An Out

An Out

The only “birthday” we celebrated with my daughter, Quinn, was in our arms on the day of her actual birth. She passed away two days short of 8 months of life.

And, as we approached Quinn’s 5th birthday I thought: What would life be like with Quinn here? Would she be happy? Would she be healthy? How pretty would she look with curly hair and bows as she blew out her candles?

Grief is a part of me. In some ways, my grief has drastically changed. Yet, sometimes it feels brand new. As a family, we made an effort to learn how to deal with grief. That’s all you really can do—figure out how to deal with it, because it’s not going to go away.

Throughout the years, we’ve discovered many things that trigger grief. Like when we reflect on past birthdays and we know now we did too much and didn’t focus on self-care. On Quinn’s 2nd birthday we were honored to host a concert to raise money for a Chapel in Quinn’s honor. It was a beautiful night and how fitting that the musician had chosen Quinn’s second birthday. Surrounded by 750 friends, doing something for a great cause – what could go wrong? It turns out, nothing went wrong that night. The part we did not expect came a few days later; the deep depression that consumed us as we came down off the high. We were physically and emotionally exhausted. We were so busy running an event for 750 people that we never took care of ourselves. We needed the silence that day, we needed to spend it alone with our thoughts and we needed to visit her grave.

This year, we had a plan and what was part of that plan is something important: an out.

We have not used the “out” very many times, but it sure is important to have it planned. This year we spent the day giving back, by serving a meal to families in the hospital. The team we are a part of knew that I may have come in that day and told them we couldn’t do it. Beyond that, my wife and I prepared a sign for each other that says – “I need to get out of here.”

It’s the way we have insulated ourselves from the pain, the escape plan we create to provide those moments of self-care that have become essential to dealing with our grief.

One time we used the out when we visited the hospital. We were invited by a family to visit them and their daughter – who was going through the same thing Quinn had. I wanted to meet them but my wife did not and that was perfectly ok. I met the family and their daughter that day, my wife went for a break in the chapel to pray.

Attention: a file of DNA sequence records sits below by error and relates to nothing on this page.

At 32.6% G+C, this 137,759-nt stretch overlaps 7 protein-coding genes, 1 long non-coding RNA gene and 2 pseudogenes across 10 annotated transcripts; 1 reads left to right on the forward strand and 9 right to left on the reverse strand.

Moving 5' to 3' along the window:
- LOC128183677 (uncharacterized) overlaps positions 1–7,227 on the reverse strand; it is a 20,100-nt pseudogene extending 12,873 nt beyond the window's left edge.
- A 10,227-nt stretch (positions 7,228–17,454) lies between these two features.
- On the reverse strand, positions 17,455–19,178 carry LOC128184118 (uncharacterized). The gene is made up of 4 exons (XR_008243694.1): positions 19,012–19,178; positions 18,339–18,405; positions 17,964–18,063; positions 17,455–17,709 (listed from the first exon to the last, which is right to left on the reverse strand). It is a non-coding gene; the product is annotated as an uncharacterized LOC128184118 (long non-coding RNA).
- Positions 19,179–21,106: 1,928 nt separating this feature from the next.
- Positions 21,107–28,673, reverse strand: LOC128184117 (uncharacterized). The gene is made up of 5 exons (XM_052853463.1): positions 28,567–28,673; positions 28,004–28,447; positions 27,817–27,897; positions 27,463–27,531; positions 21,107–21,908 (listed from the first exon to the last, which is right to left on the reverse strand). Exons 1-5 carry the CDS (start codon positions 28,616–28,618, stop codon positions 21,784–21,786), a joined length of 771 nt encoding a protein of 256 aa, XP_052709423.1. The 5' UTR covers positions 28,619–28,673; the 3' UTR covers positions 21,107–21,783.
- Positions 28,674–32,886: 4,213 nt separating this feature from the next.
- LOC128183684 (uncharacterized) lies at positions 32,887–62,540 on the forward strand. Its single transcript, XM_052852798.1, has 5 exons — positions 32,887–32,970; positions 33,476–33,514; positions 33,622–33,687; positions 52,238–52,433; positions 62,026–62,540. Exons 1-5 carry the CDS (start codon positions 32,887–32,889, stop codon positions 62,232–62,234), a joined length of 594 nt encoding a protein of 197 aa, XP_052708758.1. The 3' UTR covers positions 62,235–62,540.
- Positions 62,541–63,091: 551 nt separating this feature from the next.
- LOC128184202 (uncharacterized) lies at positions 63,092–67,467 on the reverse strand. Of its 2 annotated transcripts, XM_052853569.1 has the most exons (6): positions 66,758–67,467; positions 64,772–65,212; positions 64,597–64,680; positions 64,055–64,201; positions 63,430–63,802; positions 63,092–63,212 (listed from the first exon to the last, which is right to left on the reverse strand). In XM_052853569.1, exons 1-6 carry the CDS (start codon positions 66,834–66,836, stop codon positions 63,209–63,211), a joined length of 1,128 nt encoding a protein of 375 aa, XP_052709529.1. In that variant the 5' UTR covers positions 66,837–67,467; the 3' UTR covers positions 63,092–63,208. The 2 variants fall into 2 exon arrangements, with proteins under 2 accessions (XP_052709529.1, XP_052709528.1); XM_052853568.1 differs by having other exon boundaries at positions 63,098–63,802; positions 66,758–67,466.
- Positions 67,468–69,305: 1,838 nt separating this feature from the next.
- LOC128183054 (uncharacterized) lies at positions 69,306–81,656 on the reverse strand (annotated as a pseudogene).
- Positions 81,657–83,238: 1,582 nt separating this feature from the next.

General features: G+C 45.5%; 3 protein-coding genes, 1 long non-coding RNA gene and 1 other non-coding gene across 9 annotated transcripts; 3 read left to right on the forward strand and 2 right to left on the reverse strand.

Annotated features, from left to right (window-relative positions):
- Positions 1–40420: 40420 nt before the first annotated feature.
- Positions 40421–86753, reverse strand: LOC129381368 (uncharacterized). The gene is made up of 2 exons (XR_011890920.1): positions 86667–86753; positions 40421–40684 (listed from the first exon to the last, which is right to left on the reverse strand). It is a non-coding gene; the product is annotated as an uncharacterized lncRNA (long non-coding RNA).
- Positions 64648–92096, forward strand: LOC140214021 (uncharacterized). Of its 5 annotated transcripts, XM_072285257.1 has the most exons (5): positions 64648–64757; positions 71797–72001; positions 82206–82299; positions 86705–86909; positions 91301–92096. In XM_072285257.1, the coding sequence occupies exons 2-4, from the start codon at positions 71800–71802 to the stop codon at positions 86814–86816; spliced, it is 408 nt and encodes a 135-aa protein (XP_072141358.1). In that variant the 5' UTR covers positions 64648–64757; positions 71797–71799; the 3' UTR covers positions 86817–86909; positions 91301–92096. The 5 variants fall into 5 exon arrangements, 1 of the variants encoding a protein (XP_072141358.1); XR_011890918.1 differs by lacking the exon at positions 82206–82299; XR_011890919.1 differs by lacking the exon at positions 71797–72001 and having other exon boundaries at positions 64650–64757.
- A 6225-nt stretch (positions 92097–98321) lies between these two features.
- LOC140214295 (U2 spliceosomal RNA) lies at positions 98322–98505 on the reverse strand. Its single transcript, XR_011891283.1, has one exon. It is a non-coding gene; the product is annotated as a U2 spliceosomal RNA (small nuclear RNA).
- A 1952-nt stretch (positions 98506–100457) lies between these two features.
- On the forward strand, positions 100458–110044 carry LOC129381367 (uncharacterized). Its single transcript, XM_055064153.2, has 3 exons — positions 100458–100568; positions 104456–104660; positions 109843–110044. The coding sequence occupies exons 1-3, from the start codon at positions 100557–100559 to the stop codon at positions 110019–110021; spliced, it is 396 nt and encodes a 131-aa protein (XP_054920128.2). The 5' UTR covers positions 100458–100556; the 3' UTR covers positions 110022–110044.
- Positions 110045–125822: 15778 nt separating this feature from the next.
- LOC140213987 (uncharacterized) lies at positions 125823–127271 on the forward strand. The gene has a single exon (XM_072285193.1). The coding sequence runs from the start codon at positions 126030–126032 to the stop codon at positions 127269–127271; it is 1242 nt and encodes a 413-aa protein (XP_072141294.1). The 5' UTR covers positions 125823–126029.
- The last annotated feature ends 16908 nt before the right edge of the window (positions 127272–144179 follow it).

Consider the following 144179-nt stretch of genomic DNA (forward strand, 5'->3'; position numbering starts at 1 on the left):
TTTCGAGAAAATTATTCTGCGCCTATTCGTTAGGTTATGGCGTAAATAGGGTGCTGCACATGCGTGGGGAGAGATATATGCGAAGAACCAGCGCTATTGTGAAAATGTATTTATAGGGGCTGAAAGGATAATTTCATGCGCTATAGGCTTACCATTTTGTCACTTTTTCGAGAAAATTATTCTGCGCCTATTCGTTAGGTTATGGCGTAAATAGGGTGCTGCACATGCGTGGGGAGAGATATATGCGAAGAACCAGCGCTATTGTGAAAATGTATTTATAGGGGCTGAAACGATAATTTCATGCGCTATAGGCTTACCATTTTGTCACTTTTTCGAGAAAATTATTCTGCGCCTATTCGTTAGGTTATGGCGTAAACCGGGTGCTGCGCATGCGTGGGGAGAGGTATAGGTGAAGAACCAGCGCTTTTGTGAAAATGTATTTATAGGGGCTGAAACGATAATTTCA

We deal with grief very differently. We know now we need to communicate in advance and that it works for us to split up sometimes. We need different things on this journey. What is uncomfortable or painful for her is therapy for me. This wisdom came through our participation in a parent grief group. We spent several months going once a week to talk about solutions for dealing with grief.

Another important part of the “out” is to make sure others are aware it might happen, that way they can understand and give you the needed space. Grief is real and sometimes the most joy filled days for others are what triggers our grief. It’s hard to share joy over a meaningful birthday (like a child’s 1st) when you are consumed with the pain that your daughter never had one. We know we have hurt the feelings of our loved ones with this one specifically and we feel terrible about it. Deep down, I know they understand.

Birthdays are an especially challenging time in grief. They are days when we celebrate life, which goes against everything we are feeling. This year we said “Happy Birthday Quinn” and honored her legacy by giving back to others and it went well because we had a plan and an out.

Written by Marc Seymour

Marc is a dad to two kids and happily married. He loves to golf and spend time with his wife and family. His daughter, Quinn, was born with Junctional EB – Herlitz and participated in the Bone Marrow Transplant trial at the University of Minnesota Masonic Children’s Hospital. She passed away April 7, 2012.